Slater, from Rhode Island, was a do-it-all starter in 1941 and 1942. A shifty runner with blazing speed, he was also a gifted passer, defensive back, and punter. In 1941, he led the nation in punt returns, averaging 20.4 yards. He was the star of the 1943 Sugar Bowl win over Tulsa, but WWII happened, and Slater enlisted in the US Army Air Corps, where he was navigator on bombers. After the war, he returned in 1946 for one more season as a Vol. He led UT with 6 TD passes, averaged 40 yards per punt, had 2 punt returns for touchdowns, and picked off 4 passes, returning one for a touchdown. His 78 yard punt return vs UNC will go down as one of the greatest plays in UT history. Late in the game, UT was behind when Slater fielded a punt at the 22 yard line. Weaving his way through defenders, he only had HOFer Choo-Choo Justice to beat, but Justice had an angle on him. Slater faked a pitch, which caused Justice to hesitate for a moment, and Slater eased into the end zone smiling. Slater had a great career in Knoxville, but what could have been if not for WWII. Slater played in the NFL for two seasons with the Steelers, leading the league in punt return avg in 1947.
I rate Waggner higher than probably most will, I get that, but his results speak for themselves. After redshirting in 2008, Waggner played for three different Head Coaches and three different DC's while in Knoxville and was switched between his natural cornerback position to safety for depth reasons a couple times. After playing in every game in 2009, starting two, he exploded in 2010. He made 57 tackles and had 4 PBUs. He also had 3 fumble recoveries, and 5 interceptions, 3 of which he returned for TDs. He was named 2nd team All-SEC and 2nd Team All-American. During his last two seasons, his production wasn't as good as 2010, but it was still excellent. He had 48 tackles each season and intercepted 4 more passes. He finished his career with 159 tackles, 7 tackles for loss, 15 PBUs, and 9 interceptions. He played out of position at times due to depth reasons, but he was a lone bright spot during some very rough times in Knoxville. Waggner was undrafted in 2013, but attended mini-camp with the Cardinals.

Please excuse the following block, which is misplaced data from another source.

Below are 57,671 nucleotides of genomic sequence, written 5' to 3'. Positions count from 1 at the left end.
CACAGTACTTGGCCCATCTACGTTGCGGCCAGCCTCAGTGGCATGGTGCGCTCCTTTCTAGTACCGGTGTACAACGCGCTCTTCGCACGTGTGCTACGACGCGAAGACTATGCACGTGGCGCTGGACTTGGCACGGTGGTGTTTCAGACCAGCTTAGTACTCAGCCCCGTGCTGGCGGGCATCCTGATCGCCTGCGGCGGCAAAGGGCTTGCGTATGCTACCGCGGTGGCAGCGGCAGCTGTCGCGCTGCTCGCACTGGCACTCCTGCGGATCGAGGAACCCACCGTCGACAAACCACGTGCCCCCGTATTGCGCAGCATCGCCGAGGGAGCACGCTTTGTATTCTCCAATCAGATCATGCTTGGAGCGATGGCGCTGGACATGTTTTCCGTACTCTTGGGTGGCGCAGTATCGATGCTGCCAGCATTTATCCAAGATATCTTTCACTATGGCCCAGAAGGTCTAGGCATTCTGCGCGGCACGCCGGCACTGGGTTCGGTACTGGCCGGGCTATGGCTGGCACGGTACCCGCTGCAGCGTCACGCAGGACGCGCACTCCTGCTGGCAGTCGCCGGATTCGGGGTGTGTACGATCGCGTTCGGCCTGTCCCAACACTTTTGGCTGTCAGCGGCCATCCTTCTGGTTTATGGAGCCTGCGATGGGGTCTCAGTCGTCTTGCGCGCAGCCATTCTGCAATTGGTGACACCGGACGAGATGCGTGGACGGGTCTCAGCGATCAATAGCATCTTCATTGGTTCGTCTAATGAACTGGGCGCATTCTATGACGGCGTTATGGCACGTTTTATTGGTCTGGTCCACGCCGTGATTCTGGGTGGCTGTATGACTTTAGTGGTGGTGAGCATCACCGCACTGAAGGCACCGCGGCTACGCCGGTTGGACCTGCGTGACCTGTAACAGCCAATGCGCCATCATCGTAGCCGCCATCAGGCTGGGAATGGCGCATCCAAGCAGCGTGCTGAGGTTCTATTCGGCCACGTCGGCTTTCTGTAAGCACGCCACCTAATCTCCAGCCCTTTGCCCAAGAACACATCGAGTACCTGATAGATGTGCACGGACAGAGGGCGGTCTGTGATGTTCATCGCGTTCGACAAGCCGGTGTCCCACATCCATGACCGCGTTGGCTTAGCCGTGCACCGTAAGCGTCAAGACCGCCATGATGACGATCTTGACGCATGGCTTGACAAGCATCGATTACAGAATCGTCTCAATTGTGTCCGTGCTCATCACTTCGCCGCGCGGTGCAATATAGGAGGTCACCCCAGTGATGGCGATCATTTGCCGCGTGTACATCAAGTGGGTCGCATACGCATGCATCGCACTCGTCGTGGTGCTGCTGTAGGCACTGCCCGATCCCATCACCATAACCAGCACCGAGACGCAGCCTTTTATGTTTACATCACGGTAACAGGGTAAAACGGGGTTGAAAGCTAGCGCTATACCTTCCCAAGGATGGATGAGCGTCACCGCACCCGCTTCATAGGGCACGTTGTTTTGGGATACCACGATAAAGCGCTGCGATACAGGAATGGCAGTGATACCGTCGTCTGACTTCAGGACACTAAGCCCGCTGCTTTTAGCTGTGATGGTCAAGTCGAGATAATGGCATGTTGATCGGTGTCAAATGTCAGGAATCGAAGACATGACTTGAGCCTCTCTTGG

Hug was one of Neyland’s “Flaming Sophomores,” along with McEver, Dodd, and Hickman, who played during the 1927-1929 seasons. Hug was an end, that protected the outside of the defense, and was a sure handed receiver on offense. In an era where passing was a second thought, Dodd to Hug was a dangerous combination, helping UT to a 26-1-2 record. His exploits include scoring on a 16 yard pass for the only points in the 1928 win over Vandy. His acrobatic 25 yard catch at the two yard line set up the winning score vs undefeated, and heavily favored UF, in 1928. His blocked punt set up the only score in the 6-0 win vs Bama in 1929 and his fumble recovery set up the decisive points in the victory over Vandy the same year. Big receptions, big stops, and big plays were what Paul Hug was known for. He was named All-South in 1929 and was honorable mention All-South in 1928. He was, unfortunately, injured early in 1930, but his legacy was already written in Knoxville. After college, Hug became an assistant at what is now Rhodes College in Memphis, and a Head Coach at what is now UT Martin.